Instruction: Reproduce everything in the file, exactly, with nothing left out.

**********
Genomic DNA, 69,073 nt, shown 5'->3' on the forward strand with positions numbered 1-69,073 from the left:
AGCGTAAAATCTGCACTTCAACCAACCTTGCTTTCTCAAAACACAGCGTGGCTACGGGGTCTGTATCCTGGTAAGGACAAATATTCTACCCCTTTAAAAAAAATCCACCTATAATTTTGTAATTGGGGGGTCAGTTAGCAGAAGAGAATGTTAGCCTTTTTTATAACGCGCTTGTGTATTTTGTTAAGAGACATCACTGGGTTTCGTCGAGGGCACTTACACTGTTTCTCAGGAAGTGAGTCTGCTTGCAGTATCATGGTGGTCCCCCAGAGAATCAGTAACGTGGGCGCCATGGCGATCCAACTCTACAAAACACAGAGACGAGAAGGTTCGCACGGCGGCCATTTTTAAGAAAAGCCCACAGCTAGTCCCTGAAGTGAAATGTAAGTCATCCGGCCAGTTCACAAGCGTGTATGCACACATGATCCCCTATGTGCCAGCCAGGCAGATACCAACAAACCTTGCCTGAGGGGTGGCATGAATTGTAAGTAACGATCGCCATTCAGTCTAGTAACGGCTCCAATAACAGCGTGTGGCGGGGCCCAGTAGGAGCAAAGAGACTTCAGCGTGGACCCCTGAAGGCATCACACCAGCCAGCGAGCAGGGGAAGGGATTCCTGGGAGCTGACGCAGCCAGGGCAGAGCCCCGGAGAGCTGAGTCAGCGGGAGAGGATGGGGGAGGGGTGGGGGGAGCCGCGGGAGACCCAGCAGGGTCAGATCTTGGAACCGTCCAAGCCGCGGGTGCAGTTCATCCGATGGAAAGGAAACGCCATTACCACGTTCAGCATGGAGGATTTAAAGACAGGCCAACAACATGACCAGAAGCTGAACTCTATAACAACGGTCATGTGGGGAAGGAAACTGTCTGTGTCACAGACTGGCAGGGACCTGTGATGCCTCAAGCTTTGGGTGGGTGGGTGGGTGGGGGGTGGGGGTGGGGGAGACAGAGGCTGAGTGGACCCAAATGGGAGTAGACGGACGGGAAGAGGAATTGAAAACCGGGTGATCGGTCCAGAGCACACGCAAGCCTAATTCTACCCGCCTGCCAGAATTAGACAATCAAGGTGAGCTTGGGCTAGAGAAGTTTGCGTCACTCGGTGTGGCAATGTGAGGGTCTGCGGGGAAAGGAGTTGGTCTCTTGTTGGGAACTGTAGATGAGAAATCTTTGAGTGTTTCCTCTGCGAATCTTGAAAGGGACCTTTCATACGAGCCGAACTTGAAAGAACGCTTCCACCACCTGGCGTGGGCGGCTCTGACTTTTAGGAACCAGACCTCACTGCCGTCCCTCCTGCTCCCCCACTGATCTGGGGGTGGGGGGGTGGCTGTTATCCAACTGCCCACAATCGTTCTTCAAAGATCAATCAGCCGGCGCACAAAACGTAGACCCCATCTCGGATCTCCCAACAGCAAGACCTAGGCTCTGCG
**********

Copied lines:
Genomic DNA, 69,073 nt, shown 5'->3' on the forward strand with positions numbered 1-69,073 from the left:
AGCGTAAAATCTGCACTTCAACCAACCTTGCTTTCTCAAAACACAGCGTGGCTACGGGGTCTGTATCCTGGTAAGGACAAATATTCTACCCCTTTAAAAAAAATCCACCTATAATTTTGTAATTGGGGGGTCAGTTAGCAGAAGAGAATGTTAGCCTTTTTTATAACGCGCTTGTGTATTTTGTTAAGAGACATCACTGGGTTTCGTCGAGGGCACTTACACTGTTTCTCAGGAAGTGAGTCTGCTTGCAGTATCATGGTGGTCCCCCAGAGAATCAGTAACGTGGGCGCCATGGCGATCCAACTCTACAAAACACAGAGACGAGAAGGTTCGCACGGCGGCCATTTTTAAGAAAAGCCCACAGCTAGTCCCTGAAGTGAAATGTAAGTCATCCGGCCAGTTCACAAGCGTGTATGCACACATGATCCCCTATGTGCCAGCCAGGCAGATACCAACAAACCTTGCCTGAGGGGTGGCATGAATTGTAAGTAACGATCGCCATTCAGTCTAGTAACGGCTCCAATAACAGCGTGTGGCGGGGCCCAGTAGGAGCAAAGAGACTTCAGCGTGGACCCCTGAAGGCATCACACCAGCCAGCGAGCAGGGGAAGGGATTCCTGGGAGCTGACGCAGCCAGGGCAGAGCCCCGGAGAGCTGAGTCAGCGGGAGAGGATGGGGGAGGGGTGGGGGGAGCCGCGGGAGACCCAGCAGGGTCAGATCTTGGAACCGTCCAAGCCGCGGGTGCAGTTCATCCGATGGAAAGGAAACGCCATTACCACGTTCAGCATGGAGGATTTAAAGACAGGCCAACAACATGACCAGAAGCTGAACTCTATAACAACGGTCATGTGGGGAAGGAAACTGTCTGTGTCACAGACTGGCAGGGACCTGTGATGCCTCAAGCTTTGGGTGGGTGGGTGGGTGGGGGGTGGGGGTGGGGGAGACAGAGGCTGAGTGGACCCAAATGGGAGTAGACGGACGGGAAGAGGAATTGAAAACCGGGTGATCGGTCCAGAGCACACGCAAGCCTAATTCTACCCGCCTGCCAGAATTAGACAATCAAGGTGAGCTTGGGCTAGAGAAGTTTGCGTCACTCGGTGTGGCAATGTGAGGGTCTGCGGGGAAAGGAGTTGGTCTCTTGTTGGGAACTGTAGATGAGAAATCTTTGAGTGTTTCCTCTGCGAATCTTGAAAGGGACCTTTCATACGAGCCGAACTTGAAAGAACGCTTCCACCACCTGGCGTGGGCGGCTCTGACTTTTAGGAACCAGACCTCACTGCCGTCCCTCCTGCTCCCCCACTGATCTGGGGGTGGGGGGGTGGCTGTTATCCAACTGCCCACAATCGTTCTTCAAAGATCAATCAGCCGGCGCACAAAACGTAGACCCCATCTCGGATCTCCCAACAGCAAGACCTAGGCTCTGCG